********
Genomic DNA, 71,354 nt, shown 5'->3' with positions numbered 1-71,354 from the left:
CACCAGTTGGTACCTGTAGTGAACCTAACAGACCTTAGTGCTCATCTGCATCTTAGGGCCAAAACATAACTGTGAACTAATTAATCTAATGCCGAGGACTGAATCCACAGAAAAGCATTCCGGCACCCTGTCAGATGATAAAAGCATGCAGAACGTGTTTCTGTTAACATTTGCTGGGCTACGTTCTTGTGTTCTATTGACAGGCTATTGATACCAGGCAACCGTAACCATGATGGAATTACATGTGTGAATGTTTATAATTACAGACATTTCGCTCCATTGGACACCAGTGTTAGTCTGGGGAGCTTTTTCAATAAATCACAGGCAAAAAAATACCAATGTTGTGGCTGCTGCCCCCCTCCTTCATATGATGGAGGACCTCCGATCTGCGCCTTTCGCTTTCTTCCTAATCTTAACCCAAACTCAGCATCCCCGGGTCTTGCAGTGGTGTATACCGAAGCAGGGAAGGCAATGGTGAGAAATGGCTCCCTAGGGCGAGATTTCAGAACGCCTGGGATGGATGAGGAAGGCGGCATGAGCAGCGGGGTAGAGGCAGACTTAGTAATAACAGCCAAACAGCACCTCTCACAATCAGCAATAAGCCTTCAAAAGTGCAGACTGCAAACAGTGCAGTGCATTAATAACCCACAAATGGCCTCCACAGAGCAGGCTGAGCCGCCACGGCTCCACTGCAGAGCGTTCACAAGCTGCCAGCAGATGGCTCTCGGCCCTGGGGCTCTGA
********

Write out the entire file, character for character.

Genomic DNA, 71,354 nt, shown 5'->3' with positions numbered 1-71,354 from the left:
CACCAGTTGGTACCTGTAGTGAACCTAACAGACCTTAGTGCTCATCTGCATCTTAGGGCCAAAACATAACTGTGAACTAATTAATCTAATGCCGAGGACTGAATCCACAGAAAAGCATTCCGGCACCCTGTCAGATGATAAAAGCATGCAGAACGTGTTTCTGTTAACATTTGCTGGGCTACGTTCTTGTGTTCTATTGACAGGCTATTGATACCAGGCAACCGTAACCATGATGGAATTACATGTGTGAATGTTTATAATTACAGACATTTCGCTCCATTGGACACCAGTGTTAGTCTGGGGAGCTTTTTCAATAAATCACAGGCAAAAAAATACCAATGTTGTGGCTGCTGCCCCCCTCCTTCATATGATGGAGGACCTCCGATCTGCGCCTTTCGCTTTCTTCCTAATCTTAACCCAAACTCAGCATCCCCGGGTCTTGCAGTGGTGTATACCGAAGCAGGGAAGGCAATGGTGAGAAATGGCTCCCTAGGGCGAGATTTCAGAACGCCTGGGATGGATGAGGAAGGCGGCATGAGCAGCGGGGTAGAGGCAGACTTAGTAATAACAGCCAAACAGCACCTCTCACAATCAGCAATAAGCCTTCAAAAGTGCAGACTGCAAACAGTGCAGTGCATTAATAACCCACAAATGGCCTCCACAGAGCAGGCTGAGCCGCCACGGCTCCACTGCAGAGCGTTCACAAGCTGCCAGCAGATGGCTCTCGGCCCTGGGGCTCTGA